Nov 05, 2009 Huda rated it it was amazing
Recommended to Huda by: ريم العسكري
A story that takes place between "SURE U CAN!" & "please sign"

Thanx Mrs.Reem
Benjamin Goldman
This children's book tells the short story of a student and an encouraging art teacher. This piece of literature is perfect for a middle school classroom not only because of how simple it is to comprehend, but also because it's a great source of motivation. Far too often I found middle school students unwilling to speak up in class or try something new due to the fear of not being good enough. In terms of perspective, this text can show students the subjectivity of their work. Even if something ...more
Reynolds's book about a young girl who learns to have confidence in her own creative abilities is a fun addition to any classroom and an excellent book for setting a positive and reassuring tone to your classroom culture. In a society that places so much of a person's identity on what they do, it's easy to forget that the things we can't do aren't set in stone. This book is a reminder that this aspect of identity is fluid.

As cheesy as this might be, I can connect this to Gallagher's "What is you
Mar 15, 2017 Camilla rated it liked it
Very clever.
Sadia Mansoor
Mar 04, 2017 Sadia Mansoor rated it really liked it
Shelves: children, art
Anything, any single small effort can start a whole new creativity for you. You could just enter into that artistic world if you just have the nerve to start from anywhere.. JUST START.. .
This is the book for every beginner who is struggling to make a mark, who wants to start all over again or who is just plain scared. This book is for me as well. Even I'm a beginner!

Enjoy this art book :)
Vashti doesn't believe she can draw, when her art teacher urges her to just make a dot and sign her name it changes Vashti's entire view of herself and others.

I wasn't sure I liked this story as I read it with my nephew. He'd read it before in school and was excited to read it again. We did the audio narration that was part of the ebook and as I listened I found myself quite captured. My nephew chose Vashti's art show as his drawing and it was also my favorite spread of the book. It quite captur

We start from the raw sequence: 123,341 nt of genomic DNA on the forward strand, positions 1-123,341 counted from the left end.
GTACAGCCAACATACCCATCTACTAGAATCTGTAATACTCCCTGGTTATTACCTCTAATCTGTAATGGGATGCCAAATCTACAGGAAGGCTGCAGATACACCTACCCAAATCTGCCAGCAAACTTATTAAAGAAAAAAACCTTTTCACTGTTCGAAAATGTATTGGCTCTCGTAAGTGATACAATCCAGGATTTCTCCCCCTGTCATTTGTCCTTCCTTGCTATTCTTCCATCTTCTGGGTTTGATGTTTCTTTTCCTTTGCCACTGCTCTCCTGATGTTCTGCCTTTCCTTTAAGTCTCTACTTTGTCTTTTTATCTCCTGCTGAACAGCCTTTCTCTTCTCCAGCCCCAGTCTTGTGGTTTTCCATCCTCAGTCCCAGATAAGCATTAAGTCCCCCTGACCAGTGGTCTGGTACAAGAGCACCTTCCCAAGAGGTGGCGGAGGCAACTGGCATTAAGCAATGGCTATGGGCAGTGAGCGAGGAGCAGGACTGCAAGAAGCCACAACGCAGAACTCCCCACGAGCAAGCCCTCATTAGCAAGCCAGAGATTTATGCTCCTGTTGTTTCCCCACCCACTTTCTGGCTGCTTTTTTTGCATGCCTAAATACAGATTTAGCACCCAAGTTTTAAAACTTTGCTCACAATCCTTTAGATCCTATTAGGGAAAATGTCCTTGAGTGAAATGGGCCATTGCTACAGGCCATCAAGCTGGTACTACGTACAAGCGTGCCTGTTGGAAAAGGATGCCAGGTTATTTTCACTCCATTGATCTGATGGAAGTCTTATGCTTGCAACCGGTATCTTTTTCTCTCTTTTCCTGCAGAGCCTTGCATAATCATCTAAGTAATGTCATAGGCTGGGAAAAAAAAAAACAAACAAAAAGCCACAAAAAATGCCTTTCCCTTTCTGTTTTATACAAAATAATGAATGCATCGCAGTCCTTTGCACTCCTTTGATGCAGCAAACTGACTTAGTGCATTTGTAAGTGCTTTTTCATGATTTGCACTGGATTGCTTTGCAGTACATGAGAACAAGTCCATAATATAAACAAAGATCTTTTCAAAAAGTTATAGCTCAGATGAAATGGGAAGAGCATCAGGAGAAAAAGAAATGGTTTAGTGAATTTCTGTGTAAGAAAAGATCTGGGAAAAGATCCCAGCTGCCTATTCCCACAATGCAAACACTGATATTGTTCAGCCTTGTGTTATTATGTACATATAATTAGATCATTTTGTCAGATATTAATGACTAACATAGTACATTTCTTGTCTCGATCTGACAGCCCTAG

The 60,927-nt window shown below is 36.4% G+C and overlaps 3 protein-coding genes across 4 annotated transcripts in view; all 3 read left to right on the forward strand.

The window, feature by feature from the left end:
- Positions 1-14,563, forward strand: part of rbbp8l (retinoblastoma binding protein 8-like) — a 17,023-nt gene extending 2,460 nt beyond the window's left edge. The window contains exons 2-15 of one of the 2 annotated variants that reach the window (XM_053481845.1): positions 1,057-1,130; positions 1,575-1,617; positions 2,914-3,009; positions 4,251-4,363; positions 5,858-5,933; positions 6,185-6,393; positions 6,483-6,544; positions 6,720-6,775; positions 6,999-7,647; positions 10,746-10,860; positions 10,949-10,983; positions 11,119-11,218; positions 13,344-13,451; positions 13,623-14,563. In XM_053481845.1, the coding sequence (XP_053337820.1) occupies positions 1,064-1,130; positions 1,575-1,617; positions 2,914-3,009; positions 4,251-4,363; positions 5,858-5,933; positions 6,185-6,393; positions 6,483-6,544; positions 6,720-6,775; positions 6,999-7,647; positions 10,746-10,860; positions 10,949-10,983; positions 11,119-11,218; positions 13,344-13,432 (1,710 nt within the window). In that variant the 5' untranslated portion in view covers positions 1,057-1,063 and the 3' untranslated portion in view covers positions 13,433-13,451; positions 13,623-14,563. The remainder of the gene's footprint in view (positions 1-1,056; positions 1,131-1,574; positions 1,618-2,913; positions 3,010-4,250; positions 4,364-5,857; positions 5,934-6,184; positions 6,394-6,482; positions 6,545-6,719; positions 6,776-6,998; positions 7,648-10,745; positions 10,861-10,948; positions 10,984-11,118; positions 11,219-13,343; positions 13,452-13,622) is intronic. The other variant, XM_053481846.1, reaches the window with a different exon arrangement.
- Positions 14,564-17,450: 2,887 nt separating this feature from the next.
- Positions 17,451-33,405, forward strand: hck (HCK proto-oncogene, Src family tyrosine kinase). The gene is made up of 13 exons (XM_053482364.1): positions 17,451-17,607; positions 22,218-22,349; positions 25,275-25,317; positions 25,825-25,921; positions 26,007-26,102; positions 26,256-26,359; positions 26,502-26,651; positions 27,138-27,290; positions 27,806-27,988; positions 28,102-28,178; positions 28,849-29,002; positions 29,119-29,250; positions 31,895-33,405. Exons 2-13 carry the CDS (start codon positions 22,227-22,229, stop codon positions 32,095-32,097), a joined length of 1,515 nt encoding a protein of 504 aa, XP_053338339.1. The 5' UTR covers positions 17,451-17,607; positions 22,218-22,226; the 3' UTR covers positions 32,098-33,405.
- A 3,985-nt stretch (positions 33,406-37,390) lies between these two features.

Elizabeth Gonzalez
Feb 28, 2017 Elizabeth Gonzalez rated it it was amazing
I enjoyed reading this book because the concept of promoting art and that everyone is able to be creative. The storyline of the book is about a girl who has a hard time with art. She wasn't motivated by art but her teacher pushes her to value her art by signing her name on a piece of art with a dot. I like hoe the book supports the ability of children specialty if they have some one as a teacher who cares to make a student feel special just by drawing a circle or dot. I think children would beco ...more
Cullen Howard
Summary: "The Dot” centers on Vashti, a young student who is reluctant to participate in an art project. Her teacher asks her to simply make a mark on her paper, to which she sardonically draws a small dot. The next day, the teacher has framed and displayed her artwork, which excites Vashti. From there Vashti creates dozens of dot-centered drawing and paintings, eventually making fans at the school art show. At the art show another young student compliments her work and says he wishes he could p ...more
Nida Iftekaruddin
Nov 19, 2012 Nida Iftekaruddin rated it it was amazing
Grade/interest level: K-2
Reading level: 500L
Genre: Realistic Fiction

Main Characters: Vashti, teacher
Setting: School
POV: Third Person


Vashti is in her art class, frustrated at the fact that she does not know how to draw. She stares at her paper in anger. Her teacher approaches her and tells her to put anything at all on her paper. Vashti angrily stabs her paper with a pencil and creates a tiny dot in the middle of her page. Her teacher urges her to sign her name, which she does. The next
Amanda Vaughan
Sep 25, 2015 Amanda Vaughan rated it really liked it
Shelves: wow-books
Have you ever thought something was too difficult to accomplish? Have you worked with children and students who struggle to fit in each day? The Do by Peter H. Reynolds takes these feelings and expresses them in a simplistic yet meaningful way to show each of us that we are more than capable of being a success!

This story is about a young child who sits in art class and cannot come up with an idea to draw. (Or, maybe, she is just too stubborn to cooperate!) Her teacher approaches her and, rather
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Peter Hamilton Reynolds is an author and illustrator of children's books and is the co-Founder and CEO of educational media company FableVision.
More about Peter H. Reynolds...

Other Books in the Series

Creatrilogy (3 books)
  • Ish
  • Sky Color

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“Just make a mark and see where it takes you” 9 likes
“Hmmph! I can make a better dot than THAT!” 2 likes